Doing Something About Wal-Mart
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Look into the faces of America's children. There you will find America's future. That's why all of us -- teachers, mentors and parents -- work our hardest to teach, to inspire, to motivate, to instill values that we believe will make their lives better and our nation a better place. It's not easy. But it is the most valuable contribution we can make.
I know. As a kid, I was a hard case to crack, to reach. But my teachers, and my parents, persevered. They taught me a sense of social justice that won't quit. But there's a threat looming that, as parents, teachers, mentors, we can't ignore. We may be living in a time when the generation now in school will, for the first time in our country's history, be worse off than the previous generation.
While there are no doubt many reasons for this threat, there's one that we can do something about. It's the corrosive, drive-to-the-bottom approach some rogue corporations take toward the people they employ. Wal-Mart, the world's -- and this country's -- largest employer uses tactics that are shocking.
Wal-Mart puts kids around the world at risk. It requires its suppliers to import goods from China and other impoverished nations where young people work horrendous hours for little pay. In this country, it was found guilty in April of violating child labor laws. Wal-Mart exposed 85 of its own employees under 18 to dangerous machinery such as chain saws, cardboard balers and forklifts. It got a light fine, a slap on the wrist. Now it faces the largest class action discrimination suit in history--for how it treats its female employees.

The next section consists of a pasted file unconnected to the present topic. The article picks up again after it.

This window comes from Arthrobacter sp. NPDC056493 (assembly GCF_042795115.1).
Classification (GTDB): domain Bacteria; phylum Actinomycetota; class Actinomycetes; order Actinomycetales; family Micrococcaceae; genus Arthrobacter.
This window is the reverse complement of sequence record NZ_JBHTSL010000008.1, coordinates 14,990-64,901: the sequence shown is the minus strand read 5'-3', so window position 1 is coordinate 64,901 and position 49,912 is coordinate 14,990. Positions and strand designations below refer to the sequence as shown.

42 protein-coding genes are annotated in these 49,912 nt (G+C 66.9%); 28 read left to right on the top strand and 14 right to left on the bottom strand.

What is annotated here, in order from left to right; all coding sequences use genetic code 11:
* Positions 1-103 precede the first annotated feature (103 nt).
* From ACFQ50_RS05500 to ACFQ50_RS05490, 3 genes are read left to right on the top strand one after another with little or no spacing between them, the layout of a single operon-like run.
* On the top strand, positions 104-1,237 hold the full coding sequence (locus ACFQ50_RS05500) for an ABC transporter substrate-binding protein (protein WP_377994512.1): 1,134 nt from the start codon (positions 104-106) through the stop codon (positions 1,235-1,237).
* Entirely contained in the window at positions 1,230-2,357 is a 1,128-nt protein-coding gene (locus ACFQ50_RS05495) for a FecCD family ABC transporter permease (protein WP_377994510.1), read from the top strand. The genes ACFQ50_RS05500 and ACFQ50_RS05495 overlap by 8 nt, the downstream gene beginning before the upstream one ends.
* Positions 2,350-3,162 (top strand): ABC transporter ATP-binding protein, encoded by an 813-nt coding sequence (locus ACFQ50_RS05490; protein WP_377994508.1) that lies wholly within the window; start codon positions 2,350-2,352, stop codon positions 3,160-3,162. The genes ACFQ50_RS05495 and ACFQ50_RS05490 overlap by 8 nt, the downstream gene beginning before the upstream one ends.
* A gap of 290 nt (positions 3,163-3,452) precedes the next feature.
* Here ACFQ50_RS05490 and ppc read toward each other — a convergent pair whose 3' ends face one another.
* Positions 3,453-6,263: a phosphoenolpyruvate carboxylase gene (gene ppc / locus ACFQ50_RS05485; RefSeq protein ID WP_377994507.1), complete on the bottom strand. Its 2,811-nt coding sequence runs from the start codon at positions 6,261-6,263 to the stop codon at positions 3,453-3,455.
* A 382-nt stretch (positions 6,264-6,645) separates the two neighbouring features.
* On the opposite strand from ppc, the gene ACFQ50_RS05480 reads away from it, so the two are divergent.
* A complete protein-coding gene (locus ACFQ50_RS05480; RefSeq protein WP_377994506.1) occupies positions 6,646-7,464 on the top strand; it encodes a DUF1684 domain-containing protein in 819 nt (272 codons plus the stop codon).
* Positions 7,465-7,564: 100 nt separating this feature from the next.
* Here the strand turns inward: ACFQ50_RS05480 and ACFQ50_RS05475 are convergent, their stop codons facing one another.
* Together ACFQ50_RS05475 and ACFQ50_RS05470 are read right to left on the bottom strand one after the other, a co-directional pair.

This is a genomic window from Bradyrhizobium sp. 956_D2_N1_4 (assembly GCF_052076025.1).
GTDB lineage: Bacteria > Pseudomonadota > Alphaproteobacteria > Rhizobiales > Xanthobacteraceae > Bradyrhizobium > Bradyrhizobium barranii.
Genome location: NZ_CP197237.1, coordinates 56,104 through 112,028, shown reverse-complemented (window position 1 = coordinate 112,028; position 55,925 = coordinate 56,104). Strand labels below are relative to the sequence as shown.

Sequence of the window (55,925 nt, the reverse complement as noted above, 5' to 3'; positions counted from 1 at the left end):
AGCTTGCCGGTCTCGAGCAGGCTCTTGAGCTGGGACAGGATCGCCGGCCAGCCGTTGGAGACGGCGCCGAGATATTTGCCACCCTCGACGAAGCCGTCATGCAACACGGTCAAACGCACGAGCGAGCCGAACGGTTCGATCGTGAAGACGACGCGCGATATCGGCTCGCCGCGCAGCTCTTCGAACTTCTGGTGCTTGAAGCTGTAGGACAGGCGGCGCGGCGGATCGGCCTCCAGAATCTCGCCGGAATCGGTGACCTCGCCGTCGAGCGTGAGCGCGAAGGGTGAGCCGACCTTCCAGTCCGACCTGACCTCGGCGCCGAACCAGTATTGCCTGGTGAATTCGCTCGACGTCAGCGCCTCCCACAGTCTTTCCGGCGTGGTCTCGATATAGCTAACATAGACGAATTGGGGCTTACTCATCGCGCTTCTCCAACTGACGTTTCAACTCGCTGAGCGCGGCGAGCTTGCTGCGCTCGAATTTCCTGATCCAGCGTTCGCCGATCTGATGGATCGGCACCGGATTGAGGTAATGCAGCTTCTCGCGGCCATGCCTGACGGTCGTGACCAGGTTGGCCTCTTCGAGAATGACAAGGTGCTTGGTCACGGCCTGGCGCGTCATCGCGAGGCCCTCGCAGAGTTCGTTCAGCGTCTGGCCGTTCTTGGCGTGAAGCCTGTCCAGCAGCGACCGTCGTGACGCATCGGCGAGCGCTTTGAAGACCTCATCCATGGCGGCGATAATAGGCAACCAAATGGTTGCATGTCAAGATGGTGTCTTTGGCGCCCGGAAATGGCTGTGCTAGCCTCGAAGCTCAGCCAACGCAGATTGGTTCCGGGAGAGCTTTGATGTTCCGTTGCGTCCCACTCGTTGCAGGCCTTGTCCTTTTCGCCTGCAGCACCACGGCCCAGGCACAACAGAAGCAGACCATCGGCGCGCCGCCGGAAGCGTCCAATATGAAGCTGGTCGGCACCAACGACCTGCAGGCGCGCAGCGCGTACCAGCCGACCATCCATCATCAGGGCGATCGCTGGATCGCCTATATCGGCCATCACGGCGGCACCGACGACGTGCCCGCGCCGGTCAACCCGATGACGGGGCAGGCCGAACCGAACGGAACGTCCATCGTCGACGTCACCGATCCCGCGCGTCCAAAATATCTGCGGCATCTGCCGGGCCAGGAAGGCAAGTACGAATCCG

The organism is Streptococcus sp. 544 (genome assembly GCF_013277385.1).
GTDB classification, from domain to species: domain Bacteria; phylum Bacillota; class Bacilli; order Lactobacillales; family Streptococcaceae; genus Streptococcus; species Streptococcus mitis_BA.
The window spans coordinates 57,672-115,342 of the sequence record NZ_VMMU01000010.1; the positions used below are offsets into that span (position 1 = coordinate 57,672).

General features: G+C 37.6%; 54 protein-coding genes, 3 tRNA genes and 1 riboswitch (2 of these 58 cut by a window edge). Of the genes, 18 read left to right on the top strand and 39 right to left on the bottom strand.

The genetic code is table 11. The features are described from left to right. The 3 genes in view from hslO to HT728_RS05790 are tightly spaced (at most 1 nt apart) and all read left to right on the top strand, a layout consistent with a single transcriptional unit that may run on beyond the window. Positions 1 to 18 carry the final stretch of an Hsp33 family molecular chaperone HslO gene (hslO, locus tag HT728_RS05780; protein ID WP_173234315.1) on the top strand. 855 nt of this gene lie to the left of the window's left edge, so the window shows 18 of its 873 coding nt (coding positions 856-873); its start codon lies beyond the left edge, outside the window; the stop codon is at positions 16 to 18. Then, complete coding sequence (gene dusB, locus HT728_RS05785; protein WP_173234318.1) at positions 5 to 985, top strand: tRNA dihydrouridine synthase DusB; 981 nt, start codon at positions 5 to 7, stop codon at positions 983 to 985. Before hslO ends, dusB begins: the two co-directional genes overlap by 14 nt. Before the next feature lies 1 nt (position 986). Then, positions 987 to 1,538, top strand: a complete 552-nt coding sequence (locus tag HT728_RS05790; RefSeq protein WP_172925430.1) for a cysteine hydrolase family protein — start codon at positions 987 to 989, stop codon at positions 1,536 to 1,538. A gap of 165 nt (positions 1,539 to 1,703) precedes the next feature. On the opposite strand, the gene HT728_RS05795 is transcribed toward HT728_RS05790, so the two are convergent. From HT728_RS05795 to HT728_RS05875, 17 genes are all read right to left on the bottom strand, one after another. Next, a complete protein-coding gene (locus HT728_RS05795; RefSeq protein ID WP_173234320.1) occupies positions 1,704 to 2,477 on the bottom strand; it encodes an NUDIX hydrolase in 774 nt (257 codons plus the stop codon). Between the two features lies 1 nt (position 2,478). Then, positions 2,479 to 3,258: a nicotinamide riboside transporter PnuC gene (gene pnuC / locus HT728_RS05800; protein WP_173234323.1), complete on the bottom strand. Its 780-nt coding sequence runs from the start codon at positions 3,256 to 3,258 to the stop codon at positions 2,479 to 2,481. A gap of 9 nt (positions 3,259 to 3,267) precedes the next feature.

My parents were both union members. Because of their unions, we had a decent standard of living. Wal-Mart is one of the most viciously anti-union companies in America. It takes two Wal-Mart jobs just to earn above-poverty wages. 600,000 of its employees can't afford their health care plan. Consequently, the taxpayers in every state wind up paying for those employees' health care, either through Medicaid, or through higher premiums for their own health care plans.
That's just wrong and I think we can change it. The first step toward changing Wal-Mart's anti-social behavior is to use the Internet to recruit teachers, parents, mentors and concerned citizens to send Wal-Mart a simple, loud, clear message: "Because of your behavior, I'm going to do my shopping for back-to-school supplies someplace else this fall."
I urge you to sign this pledge, then become an essential player in this new movement to change America. It's a chance for all of us to use new technology -- Internet and email -- that can bring about social change, to make America's corporations accountable to America's communities and America's kids.
Danny Glover is an actor and longtime human rights activist.